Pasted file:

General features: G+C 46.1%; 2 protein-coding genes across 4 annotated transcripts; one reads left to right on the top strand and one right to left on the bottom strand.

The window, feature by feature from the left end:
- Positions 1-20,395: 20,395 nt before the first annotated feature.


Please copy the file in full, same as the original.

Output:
General features: G+C 46.1%; 2 protein-coding genes across 4 annotated transcripts; one reads left to right on the top strand and one right to left on the bottom strand.

The window, feature by feature from the left end:
- Positions 1-20,395: 20,395 nt before the first annotated feature.